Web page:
‘That to me is the ultimate: easy access to the wealth of information that does exist and how to get access to it in an intuitive way,’ he said.
Innovision’s first concrete step towards this vision was announced last month with the launch of Topaz, an NFC platform for consumer electronics and mobile applications. Late last month Topaz was mandated as the type 1 tag format for the NFC standard. ‘It will open up a myriad opportunities for consumer electronics, PC and mobile phone companies, as well as payment providers, chip manufacturers and systems integrators,’ commented Huomo.
He believes the NFC business is going to be huge, and his optimism is backed by a recent study performed by industry analyst ABI Research projects which claimed that 50 per cent of mobile phones will support NFC technology by 2009. The same study claims that by 2007 higher-volume NFC deployments will be common, first in wireless handsets, then in many different kinds of consumer electronics, from PCs to cameras, printers, set-top boxes and more.
However, a key factor in the uptake of the technology could well prove to be user acceptance and the industry’s ability to address the frequently stated fear that the RFID industry will allow marketeers cynical Big Brother-style access to private information.
Huomo suggested that concerns over NFC being used to gather and sell information on individuals are unfounded. Such fears are, he claimed, merely a classic example of technology that is ultimately embraced being treated with initial suspicion. ‘I feel that most of it is about a fear of the unknown. Some people look at it as an opportunity, while some look at it as a threat to their current lifestyle.’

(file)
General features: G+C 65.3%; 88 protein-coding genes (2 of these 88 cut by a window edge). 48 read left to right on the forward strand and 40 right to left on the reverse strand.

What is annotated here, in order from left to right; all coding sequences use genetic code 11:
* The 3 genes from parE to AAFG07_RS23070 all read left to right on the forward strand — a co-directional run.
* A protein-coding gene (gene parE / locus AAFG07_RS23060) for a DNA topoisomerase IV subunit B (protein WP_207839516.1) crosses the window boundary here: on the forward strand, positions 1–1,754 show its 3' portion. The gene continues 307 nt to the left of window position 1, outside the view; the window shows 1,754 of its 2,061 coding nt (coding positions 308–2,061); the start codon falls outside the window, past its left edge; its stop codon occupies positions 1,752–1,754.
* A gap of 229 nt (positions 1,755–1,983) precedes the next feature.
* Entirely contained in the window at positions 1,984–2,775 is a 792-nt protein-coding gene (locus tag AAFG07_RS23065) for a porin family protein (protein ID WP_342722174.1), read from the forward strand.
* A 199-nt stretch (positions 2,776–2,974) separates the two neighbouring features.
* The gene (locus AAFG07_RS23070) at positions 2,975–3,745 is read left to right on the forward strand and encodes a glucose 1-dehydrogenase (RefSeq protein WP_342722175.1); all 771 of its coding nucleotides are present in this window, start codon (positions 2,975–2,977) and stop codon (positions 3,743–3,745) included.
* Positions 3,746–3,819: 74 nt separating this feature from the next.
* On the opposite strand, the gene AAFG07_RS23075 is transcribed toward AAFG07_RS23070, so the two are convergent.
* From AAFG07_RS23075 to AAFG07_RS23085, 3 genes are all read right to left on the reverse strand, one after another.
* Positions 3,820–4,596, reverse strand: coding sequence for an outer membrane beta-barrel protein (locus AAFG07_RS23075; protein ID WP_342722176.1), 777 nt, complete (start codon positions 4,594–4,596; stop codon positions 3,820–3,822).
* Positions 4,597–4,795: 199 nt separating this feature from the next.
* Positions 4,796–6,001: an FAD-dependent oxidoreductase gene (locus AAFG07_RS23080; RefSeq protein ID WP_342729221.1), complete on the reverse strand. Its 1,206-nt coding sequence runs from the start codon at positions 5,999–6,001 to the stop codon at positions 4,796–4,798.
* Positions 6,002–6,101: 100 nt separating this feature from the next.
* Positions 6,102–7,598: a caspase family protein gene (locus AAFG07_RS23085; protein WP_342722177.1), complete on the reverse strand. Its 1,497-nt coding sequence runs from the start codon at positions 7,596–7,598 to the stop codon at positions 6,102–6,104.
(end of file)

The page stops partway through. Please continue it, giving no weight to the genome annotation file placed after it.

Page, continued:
He suggested that retailers actually have an extremely high business interest in ensuring that this doesn’t happen — as the consequences of such sinister rumours would be hugely damaging for business.
The bottom line is convenience, and from Huomo’s perspective the future promised by NFC is considerably more user-friendly than what we have at the moment.
‘I come from Finland where everyone’s address is known, we’ve had photo IDs for 100 years and if you need to deal with the government it is damned easy,’ he said. ‘If you need to deal with the government here in the UK you need to produce your passport, your gas bill and so on and so on. Call that privacy? To me it’s a nuisance.’